Expert predictions for the UK market in 2011

Published by on 04 January 2011.
Last updated on 05 January 2011

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Robert Talbut, chief investment officer, Royal London Asset Management: "Market wobbles will continue."

"I expect 2011 to be a further year on our move away from the 'great moderation', towards a higher degree of volatility in both growth and inflation. This continues to be a consequence of the unwinding of the excesses which led to the financial crisis and the fact that the global economy, while continuing to grow, is still vulnerable to some potential significant shocks.

"Prime among the risks are those surrounding sovereign debt and, just as we had several bouts of market wobbles in 2010 due to worries on the sustainability of the debt, I expect these concerns to return next year, and indeed for many years to come."

Gavin Oldham, chief executive of the Share Centre: "The FTSE 100 will break new ground."

"2011 will be the first for 12 years during which the FTSE 100 breaks into new ground, finishing the year at or above 6750.

"As businesses look forward to a leaner, more efficient post-credit crunch world, investment and earnings will rise on the back of continued low interest rates. However, the year will not be without serious volatility, particularly due to successive crises in the eurozone leading ultimately to some disorderly restructuring.

"A strong pound should also keep price inflation at bay, which is just as well as tax rises and higher unemployment will inevitably impact the standard of living. The retail and leisure sectors will therefore have another bad year. We favour Carillion, Centrica, Prudential and CPP.

"Our two favoured stocks for 2011 are Experian and, as our shortest term high-risk play, Churchill Mining."

Alex Breese, manager of the Neptune UK Special Situations fund: "Of all the developed countries, we are most optimistic for the UK."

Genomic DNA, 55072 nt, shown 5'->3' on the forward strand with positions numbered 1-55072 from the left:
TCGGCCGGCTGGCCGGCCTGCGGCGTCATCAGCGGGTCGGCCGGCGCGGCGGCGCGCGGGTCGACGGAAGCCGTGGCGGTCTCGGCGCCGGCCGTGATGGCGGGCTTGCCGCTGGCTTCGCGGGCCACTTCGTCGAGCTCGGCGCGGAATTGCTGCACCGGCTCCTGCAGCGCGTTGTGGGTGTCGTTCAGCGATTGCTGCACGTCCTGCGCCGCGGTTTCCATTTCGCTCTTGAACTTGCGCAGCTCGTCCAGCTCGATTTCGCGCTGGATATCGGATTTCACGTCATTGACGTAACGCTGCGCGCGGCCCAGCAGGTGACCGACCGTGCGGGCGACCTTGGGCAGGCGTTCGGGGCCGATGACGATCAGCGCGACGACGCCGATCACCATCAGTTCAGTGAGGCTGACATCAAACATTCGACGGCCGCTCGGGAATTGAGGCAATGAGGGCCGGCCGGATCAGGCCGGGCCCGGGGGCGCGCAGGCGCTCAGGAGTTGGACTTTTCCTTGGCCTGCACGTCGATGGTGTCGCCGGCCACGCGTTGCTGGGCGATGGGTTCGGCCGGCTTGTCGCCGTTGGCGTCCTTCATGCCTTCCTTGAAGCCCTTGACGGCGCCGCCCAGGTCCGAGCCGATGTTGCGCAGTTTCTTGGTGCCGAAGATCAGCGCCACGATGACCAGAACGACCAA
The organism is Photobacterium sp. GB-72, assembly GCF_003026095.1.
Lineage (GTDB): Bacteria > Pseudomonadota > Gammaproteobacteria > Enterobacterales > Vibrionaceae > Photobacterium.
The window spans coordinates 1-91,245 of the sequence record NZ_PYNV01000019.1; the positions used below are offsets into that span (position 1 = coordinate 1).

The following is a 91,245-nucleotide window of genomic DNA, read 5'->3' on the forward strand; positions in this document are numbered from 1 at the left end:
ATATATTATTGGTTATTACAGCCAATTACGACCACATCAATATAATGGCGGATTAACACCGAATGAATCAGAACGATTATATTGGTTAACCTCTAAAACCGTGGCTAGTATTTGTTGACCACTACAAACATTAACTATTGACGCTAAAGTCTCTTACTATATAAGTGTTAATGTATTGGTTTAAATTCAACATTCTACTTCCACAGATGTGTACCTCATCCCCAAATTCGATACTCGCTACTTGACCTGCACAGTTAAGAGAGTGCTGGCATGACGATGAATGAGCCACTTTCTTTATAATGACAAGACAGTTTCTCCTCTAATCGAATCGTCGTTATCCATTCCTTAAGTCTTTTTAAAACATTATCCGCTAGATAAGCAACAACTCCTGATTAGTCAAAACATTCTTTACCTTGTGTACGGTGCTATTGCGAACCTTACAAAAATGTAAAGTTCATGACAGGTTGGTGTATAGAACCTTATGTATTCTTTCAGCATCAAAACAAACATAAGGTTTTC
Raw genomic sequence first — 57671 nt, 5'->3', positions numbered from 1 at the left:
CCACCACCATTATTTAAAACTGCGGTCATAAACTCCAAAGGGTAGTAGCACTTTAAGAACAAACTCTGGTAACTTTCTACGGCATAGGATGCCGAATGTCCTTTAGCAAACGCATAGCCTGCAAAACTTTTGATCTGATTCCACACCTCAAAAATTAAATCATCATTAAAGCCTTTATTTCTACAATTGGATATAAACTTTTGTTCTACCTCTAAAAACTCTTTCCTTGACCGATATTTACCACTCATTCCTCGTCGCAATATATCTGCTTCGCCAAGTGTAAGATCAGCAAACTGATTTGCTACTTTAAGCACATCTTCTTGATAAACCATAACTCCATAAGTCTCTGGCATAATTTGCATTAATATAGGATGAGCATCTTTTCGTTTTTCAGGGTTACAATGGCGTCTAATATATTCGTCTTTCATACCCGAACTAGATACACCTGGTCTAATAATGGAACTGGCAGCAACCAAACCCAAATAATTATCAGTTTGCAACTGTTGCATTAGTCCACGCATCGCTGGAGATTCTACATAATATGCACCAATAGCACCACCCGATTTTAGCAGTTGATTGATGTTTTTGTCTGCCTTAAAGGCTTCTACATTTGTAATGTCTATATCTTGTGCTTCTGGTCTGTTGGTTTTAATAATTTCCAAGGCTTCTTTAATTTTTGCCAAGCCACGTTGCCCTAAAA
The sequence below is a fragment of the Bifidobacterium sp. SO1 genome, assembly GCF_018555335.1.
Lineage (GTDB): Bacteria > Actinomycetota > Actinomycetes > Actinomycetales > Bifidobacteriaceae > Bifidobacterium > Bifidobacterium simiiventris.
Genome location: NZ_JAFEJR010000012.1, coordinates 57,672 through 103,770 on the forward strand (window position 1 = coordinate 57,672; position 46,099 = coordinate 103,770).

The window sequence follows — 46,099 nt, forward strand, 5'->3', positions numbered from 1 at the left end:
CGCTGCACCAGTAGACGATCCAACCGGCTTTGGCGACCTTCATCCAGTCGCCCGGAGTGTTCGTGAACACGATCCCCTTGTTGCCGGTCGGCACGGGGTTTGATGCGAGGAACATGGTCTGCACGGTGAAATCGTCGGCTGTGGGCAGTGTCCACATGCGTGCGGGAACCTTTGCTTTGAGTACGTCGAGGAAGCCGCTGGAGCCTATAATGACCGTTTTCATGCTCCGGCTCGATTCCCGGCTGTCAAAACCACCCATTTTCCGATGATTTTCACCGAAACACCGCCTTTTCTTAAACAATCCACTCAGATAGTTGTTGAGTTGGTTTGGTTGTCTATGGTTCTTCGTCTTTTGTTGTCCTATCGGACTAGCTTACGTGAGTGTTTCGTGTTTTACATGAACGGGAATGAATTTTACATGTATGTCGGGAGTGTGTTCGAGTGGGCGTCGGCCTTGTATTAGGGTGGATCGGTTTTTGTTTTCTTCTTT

"We believe the UK will exceed the pessimistic expectations for economic growth in 2011 because our core inflation level is higher than many other developed countries. This, in turn, is speeding up the deleveraging process.

"However, it is important to note that core inflation is not high enough to trigger interest rate increases, which would be problematic during a period of fiscal consolidation."

Jane Coffey, head of equities, Royal London Asset Management: "Equities will offer positive real returns."

"Over the medium term, it is likely that nominal GDP growth will be lower than it has been over the past couple of decades due to the necessity for consumers, banks and many governments in the developed markets to deleverage in the aftermath of the financial crisis.

"However, I continue to believe that the growth in China and the other major emerging markets will offer structural growth opportunities for developed market quoted companies and, given the attractive valuations of equities compared with their history and relative to bonds, I believe that equities will offer positive real returns and a growing income stream."

Julian Chillingworth, chief investment officer, Rathbone Unit Trust Management: "The euro could be a thorn in the side."

"The start of next year could see markets continue in volatile fashion as investors worry about G7 growth, and this will be characterised by the now familiar risk-on/risk-off trade. Emerging markets will continue to attract hot money, although we expect there will be a point when investors take stock and seek value elsewhere, for example, here in the UK.

"China will continue to be a crucial factor in swaying investor sentiment. Core European nations (Germany, France) will work very hard to uphold the euro, although the currency could prove more of a thorn in the side than not."

For more on what 2011 holds for investors read: Where should you invest in 2011?

This article was taken from Interactive Investor

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